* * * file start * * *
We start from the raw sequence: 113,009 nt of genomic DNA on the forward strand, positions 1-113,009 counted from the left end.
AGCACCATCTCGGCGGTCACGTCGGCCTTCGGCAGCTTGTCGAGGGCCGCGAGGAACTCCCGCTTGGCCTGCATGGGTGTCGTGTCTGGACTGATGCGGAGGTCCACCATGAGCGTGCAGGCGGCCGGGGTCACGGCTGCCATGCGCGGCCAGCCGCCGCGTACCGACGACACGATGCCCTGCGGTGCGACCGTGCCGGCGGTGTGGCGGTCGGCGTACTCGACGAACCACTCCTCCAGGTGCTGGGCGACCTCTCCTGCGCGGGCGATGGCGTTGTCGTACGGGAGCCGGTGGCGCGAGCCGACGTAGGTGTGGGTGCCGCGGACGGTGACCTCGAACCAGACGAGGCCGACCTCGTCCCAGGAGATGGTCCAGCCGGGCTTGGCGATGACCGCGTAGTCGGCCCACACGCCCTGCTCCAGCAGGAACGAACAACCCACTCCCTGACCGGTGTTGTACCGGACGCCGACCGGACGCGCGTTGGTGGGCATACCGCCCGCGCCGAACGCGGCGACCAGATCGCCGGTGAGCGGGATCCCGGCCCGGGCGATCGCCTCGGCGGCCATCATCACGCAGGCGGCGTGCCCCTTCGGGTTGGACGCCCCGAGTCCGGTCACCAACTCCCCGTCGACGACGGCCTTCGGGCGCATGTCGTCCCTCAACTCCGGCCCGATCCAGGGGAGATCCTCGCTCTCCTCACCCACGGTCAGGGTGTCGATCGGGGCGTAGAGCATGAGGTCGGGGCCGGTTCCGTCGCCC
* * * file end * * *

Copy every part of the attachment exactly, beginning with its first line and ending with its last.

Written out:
We start from the raw sequence: 113,009 nt of genomic DNA on the forward strand, positions 1-113,009 counted from the left end.
AGCACCATCTCGGCGGTCACGTCGGCCTTCGGCAGCTTGTCGAGGGCCGCGAGGAACTCCCGCTTGGCCTGCATGGGTGTCGTGTCTGGACTGATGCGGAGGTCCACCATGAGCGTGCAGGCGGCCGGGGTCACGGCTGCCATGCGCGGCCAGCCGCCGCGTACCGACGACACGATGCCCTGCGGTGCGACCGTGCCGGCGGTGTGGCGGTCGGCGTACTCGACGAACCACTCCTCCAGGTGCTGGGCGACCTCTCCTGCGCGGGCGATGGCGTTGTCGTACGGGAGCCGGTGGCGCGAGCCGACGTAGGTGTGGGTGCCGCGGACGGTGACCTCGAACCAGACGAGGCCGACCTCGTCCCAGGAGATGGTCCAGCCGGGCTTGGCGATGACCGCGTAGTCGGCCCACACGCCCTGCTCCAGCAGGAACGAACAACCCACTCCCTGACCGGTGTTGTACCGGACGCCGACCGGACGCGCGTTGGTGGGCATACCGCCCGCGCCGAACGCGGCGACCAGATCGCCGGTGAGCGGGATCCCGGCCCGGGCGATCGCCTCGGCGGCCATCATCACGCAGGCGGCGTGCCCCTTCGGGTTGGACGCCCCGAGTCCGGTCACCAACTCCCCGTCGACGACGGCCTTCGGGCGCATGTCGTCCCTCAACTCCGGCCCGATCCAGGGGAGATCCTCGCTCTCCTCACCCACGGTCAGGGTGTCGATCGGGGCGTAGAGCATGAGGTCGGGGCCGGTTCCGTCGCCC